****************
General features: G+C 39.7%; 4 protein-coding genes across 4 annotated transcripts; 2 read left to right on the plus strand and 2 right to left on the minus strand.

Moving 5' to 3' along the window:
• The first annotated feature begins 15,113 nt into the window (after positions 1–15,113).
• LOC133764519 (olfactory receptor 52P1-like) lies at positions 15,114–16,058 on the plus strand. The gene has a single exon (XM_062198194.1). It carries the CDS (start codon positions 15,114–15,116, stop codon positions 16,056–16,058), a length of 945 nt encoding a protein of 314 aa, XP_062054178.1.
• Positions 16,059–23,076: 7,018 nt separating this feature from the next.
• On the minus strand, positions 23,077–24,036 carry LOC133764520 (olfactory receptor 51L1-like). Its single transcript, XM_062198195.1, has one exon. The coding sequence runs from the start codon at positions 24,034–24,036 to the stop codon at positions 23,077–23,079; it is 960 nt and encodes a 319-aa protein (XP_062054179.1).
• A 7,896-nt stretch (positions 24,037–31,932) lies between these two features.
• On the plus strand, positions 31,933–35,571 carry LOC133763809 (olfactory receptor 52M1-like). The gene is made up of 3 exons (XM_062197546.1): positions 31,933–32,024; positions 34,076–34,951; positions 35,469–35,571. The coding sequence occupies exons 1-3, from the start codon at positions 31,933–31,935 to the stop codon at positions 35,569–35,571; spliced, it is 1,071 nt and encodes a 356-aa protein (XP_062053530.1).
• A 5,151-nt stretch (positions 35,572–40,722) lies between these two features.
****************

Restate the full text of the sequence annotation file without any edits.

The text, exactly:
General features: G+C 39.7%; 4 protein-coding genes across 4 annotated transcripts; 2 read left to right on the plus strand and 2 right to left on the minus strand.

Moving 5' to 3' along the window:
• The first annotated feature begins 15,113 nt into the window (after positions 1–15,113).
• LOC133764519 (olfactory receptor 52P1-like) lies at positions 15,114–16,058 on the plus strand. The gene has a single exon (XM_062198194.1). It carries the CDS (start codon positions 15,114–15,116, stop codon positions 16,056–16,058), a length of 945 nt encoding a protein of 314 aa, XP_062054178.1.
• Positions 16,059–23,076: 7,018 nt separating this feature from the next.
• On the minus strand, positions 23,077–24,036 carry LOC133764520 (olfactory receptor 51L1-like). Its single transcript, XM_062198195.1, has one exon. The coding sequence runs from the start codon at positions 24,034–24,036 to the stop codon at positions 23,077–23,079; it is 960 nt and encodes a 319-aa protein (XP_062054179.1).
• A 7,896-nt stretch (positions 24,037–31,932) lies between these two features.
• On the plus strand, positions 31,933–35,571 carry LOC133763809 (olfactory receptor 52M1-like). The gene is made up of 3 exons (XM_062197546.1): positions 31,933–32,024; positions 34,076–34,951; positions 35,469–35,571. The coding sequence occupies exons 1-3, from the start codon at positions 31,933–31,935 to the stop codon at positions 35,569–35,571; spliced, it is 1,071 nt and encodes a 356-aa protein (XP_062053530.1).
• A 5,151-nt stretch (positions 35,572–40,722) lies between these two features.